Budget 2017: Treasury to open consultation on new tax band for white cider
Today’s Spring Budget sees the government announcing that it will launch a consultation looking into introducing a new tax band for still cider just below 7.5% abv, to target white ciders.
The statement, published by HM Treasury, came as Chancellor Philip Hammond MP announced that alcohol duties would rise in line with RPI inflation.
Responding to the proposals, Katherine Brown, Director of the Institute of Alcohol Studies said:
“The announced consultation on high-strength cider in today’s Budget is a promising sign that the government is serious about tackling alcohol harm amongst our most vulnerable groups. Cheap drink wrecks lives, so it is right to make these products less accessible to children, homeless and dependent drinkers.
“All the evidence shows that raising the price of alcohol is the most powerful tool governments can use to tackle harm.
“The incredibly low level of tax on high-strength ciders – the cheapest products on the market – has been identified as a problem by the Institute for Fiscal Studies, The Alcohol Health Alliance, and The All Party Parliamentary Group on Alcohol Harm.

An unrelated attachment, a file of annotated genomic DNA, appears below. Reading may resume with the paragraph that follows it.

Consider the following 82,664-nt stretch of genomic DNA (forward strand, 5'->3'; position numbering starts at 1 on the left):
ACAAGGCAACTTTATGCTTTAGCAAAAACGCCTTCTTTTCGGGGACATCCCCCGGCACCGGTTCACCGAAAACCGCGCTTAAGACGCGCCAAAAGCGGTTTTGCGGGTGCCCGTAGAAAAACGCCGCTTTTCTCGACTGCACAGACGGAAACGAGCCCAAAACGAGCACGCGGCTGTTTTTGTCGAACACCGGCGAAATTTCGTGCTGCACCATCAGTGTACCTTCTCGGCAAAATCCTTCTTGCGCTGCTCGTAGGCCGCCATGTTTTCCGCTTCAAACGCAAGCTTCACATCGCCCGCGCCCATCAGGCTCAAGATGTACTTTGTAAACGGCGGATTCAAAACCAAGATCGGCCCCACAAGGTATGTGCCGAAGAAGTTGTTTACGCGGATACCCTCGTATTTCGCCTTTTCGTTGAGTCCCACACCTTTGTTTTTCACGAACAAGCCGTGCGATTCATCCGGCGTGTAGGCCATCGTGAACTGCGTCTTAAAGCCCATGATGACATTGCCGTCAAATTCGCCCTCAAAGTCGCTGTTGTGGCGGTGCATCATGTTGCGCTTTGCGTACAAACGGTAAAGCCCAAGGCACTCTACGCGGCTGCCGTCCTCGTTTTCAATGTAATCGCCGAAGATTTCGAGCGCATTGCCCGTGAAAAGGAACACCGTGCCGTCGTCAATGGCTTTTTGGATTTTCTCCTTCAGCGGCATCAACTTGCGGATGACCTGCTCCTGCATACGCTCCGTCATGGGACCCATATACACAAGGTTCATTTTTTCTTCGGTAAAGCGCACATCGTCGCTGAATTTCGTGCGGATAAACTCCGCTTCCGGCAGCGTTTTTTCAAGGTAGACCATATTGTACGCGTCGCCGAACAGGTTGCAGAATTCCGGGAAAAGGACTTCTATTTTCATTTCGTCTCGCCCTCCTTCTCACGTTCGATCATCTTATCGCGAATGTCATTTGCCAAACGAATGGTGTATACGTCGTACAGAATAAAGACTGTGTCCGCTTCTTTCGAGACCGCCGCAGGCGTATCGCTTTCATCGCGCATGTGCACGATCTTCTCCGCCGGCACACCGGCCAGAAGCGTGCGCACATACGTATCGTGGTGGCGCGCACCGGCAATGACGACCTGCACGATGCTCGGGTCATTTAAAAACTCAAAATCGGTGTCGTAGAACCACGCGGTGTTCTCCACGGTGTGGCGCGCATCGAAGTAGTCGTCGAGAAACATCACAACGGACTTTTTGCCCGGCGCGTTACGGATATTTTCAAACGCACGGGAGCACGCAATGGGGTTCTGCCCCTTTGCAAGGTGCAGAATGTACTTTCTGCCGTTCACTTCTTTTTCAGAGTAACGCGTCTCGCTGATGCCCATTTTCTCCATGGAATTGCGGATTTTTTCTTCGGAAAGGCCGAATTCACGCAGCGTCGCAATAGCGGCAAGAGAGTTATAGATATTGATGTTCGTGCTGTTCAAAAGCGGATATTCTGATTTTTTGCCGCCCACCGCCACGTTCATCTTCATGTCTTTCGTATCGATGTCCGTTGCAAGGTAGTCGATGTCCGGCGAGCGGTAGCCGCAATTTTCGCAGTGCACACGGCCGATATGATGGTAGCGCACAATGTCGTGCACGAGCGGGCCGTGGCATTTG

“It is unacceptable that a three-litre bottle of white cider – equivalent to 22 vodka shots – is available for £3.50. It is also unaffordable that 167,000 years of working life are lost each year to alcohol in England.
“We hope that the government will take heed and act in order to save lives.”
Professor Sir Ian Gilmore, Chair of the Alcohol Health Alliance, said:
“Whilst we would have liked to see the Chancellor increase duty on the cheapest alcohol today, we are encouraged to see that the government will be consulting on introducing a new duty band for high-strength ciders, which would mean these ciders are taxed at a higher rate.
“At the moment, it is possible to buy a three-litre bottle of 7.5% ABV cider, containing the equivalent amount of alcohol as 22 shots of vodka, for just £3.50. As a result of these low prices, these drinks are a favourite among children and vulnerable groups like the homeless.
“High-strength cider currently receives the lowest duty per unit of any alcohol product, and the government clearly recognises the need to address the anomalies in the tax system which mean that these ciders can be taxed at such low rates. Dealing with these anomalies in the tax system would target those most in need, and would move the tax system towards a more sensible scheme where the stronger alcohol is, the more highly it is taxed.
“By taxing these drinks more strongly, the government will also encourage producers to lower the alcohol content in the drinks.”
The Budget paper will also see a consultation on the impacts of introducing a new duty band for still wine and made-wine between 5.5% and 8.5% abv.
Both consultations fuel the prospect that changes to the alcohol duty system will be made when Philip Hammond delivers his second Budget to the House of Commons later on this year.